Lower Columbia Basin Audubon Society
White-crowned Sparrow Color Banding Study
Dark Lored vs Light Lored? LCBAS Home
Do White-crowned Sparrows (WCSP) return to known feeding locations each year?
In September 2007, a local study began to explore this question.
For those following study results, here is the latest news. (updated Sept. 22, 2009)
Left, dark lored, presumably Mountain White-crown (oriantha). Dark on underside of bill is food, not bill color.
Right, (expected) light-lored Gambel's White-crown (gambelii)
Photograph taken at Finley, WA banding station, by J Lucas 4/29/2009.
September 2009 - Season Three
Season Three of the White-crowned Sparrow Project is now underway. The three original banding stations will still operate with the possibility of adding a new location. Location and Age colors remain the same and will be used with a white band to indicate season three. Last season yellow bands were used. The first band sightings are also starting.
In Richland, there have been three banded birds so far. Two are birds were banded as immatures last season. One is not color banded. Two birds escaped last spring before color bands were applied and a few birds were not color banded early in Season One. If things follow as they did last year, sightings will increase through this fall.
On September 21, there were 4 more banded birds at the Richland location – all from Season One!! The 2 banded as immatures are now in their third year. The 2 banded as adults are now at least in their fourth year.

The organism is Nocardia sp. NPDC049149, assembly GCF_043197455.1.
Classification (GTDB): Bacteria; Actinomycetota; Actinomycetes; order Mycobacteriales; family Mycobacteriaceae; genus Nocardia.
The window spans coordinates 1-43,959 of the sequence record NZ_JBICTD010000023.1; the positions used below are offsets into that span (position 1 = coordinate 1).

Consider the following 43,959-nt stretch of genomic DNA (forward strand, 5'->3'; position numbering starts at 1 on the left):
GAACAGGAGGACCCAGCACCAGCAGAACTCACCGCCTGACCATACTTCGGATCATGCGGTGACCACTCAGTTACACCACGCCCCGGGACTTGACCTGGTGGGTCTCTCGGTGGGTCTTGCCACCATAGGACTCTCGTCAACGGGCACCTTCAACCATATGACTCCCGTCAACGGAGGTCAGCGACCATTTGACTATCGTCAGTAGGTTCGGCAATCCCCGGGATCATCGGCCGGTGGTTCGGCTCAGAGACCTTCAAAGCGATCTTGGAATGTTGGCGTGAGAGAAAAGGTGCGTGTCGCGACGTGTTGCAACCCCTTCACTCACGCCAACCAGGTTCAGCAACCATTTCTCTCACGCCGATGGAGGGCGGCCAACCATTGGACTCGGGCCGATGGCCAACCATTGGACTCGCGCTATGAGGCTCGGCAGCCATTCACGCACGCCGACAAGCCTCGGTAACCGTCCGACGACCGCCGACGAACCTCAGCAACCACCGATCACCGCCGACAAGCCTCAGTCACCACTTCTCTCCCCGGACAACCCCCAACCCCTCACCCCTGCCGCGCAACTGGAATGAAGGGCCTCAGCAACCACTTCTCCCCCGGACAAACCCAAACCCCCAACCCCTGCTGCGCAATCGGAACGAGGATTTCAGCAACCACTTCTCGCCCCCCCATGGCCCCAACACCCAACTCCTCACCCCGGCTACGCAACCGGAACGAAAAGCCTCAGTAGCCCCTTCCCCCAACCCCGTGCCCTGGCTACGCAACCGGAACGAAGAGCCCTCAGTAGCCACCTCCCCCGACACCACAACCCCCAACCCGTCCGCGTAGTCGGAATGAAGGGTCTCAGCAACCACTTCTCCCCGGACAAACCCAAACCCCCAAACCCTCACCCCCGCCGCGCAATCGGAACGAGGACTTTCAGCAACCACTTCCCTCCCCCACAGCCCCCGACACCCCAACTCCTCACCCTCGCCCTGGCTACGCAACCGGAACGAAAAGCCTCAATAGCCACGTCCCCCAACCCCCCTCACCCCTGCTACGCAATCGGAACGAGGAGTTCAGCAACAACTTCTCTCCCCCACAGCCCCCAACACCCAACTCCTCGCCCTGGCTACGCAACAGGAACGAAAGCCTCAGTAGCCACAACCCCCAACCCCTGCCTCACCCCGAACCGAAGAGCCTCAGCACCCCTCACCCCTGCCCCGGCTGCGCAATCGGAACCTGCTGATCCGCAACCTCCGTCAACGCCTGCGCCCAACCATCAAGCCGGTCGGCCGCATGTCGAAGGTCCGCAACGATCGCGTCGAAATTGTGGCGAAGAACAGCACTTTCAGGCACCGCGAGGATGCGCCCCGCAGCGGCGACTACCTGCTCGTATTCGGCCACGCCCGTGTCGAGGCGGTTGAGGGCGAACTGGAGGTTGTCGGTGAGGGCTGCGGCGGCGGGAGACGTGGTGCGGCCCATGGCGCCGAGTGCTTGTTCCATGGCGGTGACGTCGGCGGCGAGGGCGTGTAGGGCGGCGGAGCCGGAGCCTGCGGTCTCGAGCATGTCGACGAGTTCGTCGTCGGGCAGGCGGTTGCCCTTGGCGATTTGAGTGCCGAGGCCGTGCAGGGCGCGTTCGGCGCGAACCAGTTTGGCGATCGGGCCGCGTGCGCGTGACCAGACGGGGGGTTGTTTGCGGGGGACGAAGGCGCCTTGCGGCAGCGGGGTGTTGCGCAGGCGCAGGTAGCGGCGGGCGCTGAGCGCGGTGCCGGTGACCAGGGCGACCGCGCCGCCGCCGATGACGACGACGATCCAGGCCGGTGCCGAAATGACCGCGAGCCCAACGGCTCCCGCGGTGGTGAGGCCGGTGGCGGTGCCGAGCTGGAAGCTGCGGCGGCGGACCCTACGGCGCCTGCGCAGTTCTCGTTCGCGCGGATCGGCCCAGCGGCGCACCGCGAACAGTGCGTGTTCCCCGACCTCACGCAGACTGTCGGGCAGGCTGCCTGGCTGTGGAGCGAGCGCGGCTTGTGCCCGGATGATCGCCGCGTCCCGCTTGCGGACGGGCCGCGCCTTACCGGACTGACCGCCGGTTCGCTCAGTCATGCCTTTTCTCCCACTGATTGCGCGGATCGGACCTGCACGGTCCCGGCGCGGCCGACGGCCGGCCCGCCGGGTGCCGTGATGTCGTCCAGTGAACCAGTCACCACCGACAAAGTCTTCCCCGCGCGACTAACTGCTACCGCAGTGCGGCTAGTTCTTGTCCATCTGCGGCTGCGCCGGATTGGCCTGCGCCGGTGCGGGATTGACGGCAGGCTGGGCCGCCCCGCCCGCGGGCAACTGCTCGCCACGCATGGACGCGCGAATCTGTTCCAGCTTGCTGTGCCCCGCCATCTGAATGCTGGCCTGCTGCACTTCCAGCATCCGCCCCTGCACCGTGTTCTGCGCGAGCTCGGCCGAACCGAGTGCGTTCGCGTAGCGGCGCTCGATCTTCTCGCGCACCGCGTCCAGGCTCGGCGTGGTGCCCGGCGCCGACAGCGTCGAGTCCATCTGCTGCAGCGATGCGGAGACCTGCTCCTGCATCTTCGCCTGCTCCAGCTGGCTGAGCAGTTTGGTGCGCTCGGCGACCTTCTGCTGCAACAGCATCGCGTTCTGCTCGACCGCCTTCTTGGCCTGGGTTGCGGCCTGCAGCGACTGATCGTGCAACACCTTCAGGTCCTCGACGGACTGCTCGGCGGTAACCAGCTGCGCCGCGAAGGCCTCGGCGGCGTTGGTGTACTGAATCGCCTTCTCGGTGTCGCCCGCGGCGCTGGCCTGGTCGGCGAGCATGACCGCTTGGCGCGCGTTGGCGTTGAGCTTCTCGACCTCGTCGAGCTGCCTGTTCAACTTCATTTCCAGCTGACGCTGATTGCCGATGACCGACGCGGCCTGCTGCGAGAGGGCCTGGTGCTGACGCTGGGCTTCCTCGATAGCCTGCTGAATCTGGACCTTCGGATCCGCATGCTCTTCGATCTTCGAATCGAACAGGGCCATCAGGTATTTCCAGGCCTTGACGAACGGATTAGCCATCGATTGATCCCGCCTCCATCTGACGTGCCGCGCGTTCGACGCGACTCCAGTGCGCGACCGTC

May 2009 Update
On April 29, at the Finley banding location we had 2 White-crowned Sparrows in the ground trap. Bonnie noted that one was a dark lored bird. The lore is the area between the bill and eye. This was likely a Mountain White-crown (Z. l. oriantha) instead of the typical subspecies that we band which is Gambel’s White-crown (Z. l. gambelii, light lored). The lore was not as thick as pictured in the sparrow identification guides but they were definitely black. Bill shape was different and bill measurements were in the oriantha range.
On, May 2, Bill and Nancy LaFramboise observed a fully black-lored White-crowned Sparrow in their yard.
From the Birds of Washington: “Mountain White-crown: Uncommon local breeder in ne Pend Oreille Co. and Blue Mts., first recorded in WA during 1970 at Salmo Pass (Smith et al. 1997) Migratory movements in Washington unknown.”
At least some have passed through the Tri-Cities.
Yes, there were returns. White-crowned Sparrows that were banded during 2007-2008 left the Tri-Cities last spring to go to their breeding grounds in northern Canada or Alaska and returned this fall and winter to the locations where they had been banded.
At the Richland station, recapture has been hampered by inability to place nets where birds travel. Returns were tallied by counting the highest number seen at any one time. This method could undercount the returns as it cannot be determined if the birds noted are the same or different ones. By this method, Richland has tallied 10 returning birds out of 120 immatures and 67 adults banded. Six were birds banded as immature birds (born in 2007), 3 were banded as adults (born before 2007) and one was not color banded thus the age-when-banded is unknown.
At the Finley station there were some recaptures. Only one bird of each age-when-banded was observed at any one time, but seven different individuals were recaptured. 4 were immature when banded, 3 were adult when banded. The number of birds banded at the Finley station was 51 immature and 14 adult. One banded-as-an-adult bird was particularly interesting as in some literature the presence of brown in the hind-crown was thought to indicate a second-year bird. This bird was at least 3 years old and had brown in its hind-crown showing this trait to be unreliable for aging.
There were no returning birds noted at the Benton City location due to observer absence. Thirty birds were banded there in 2007-2008.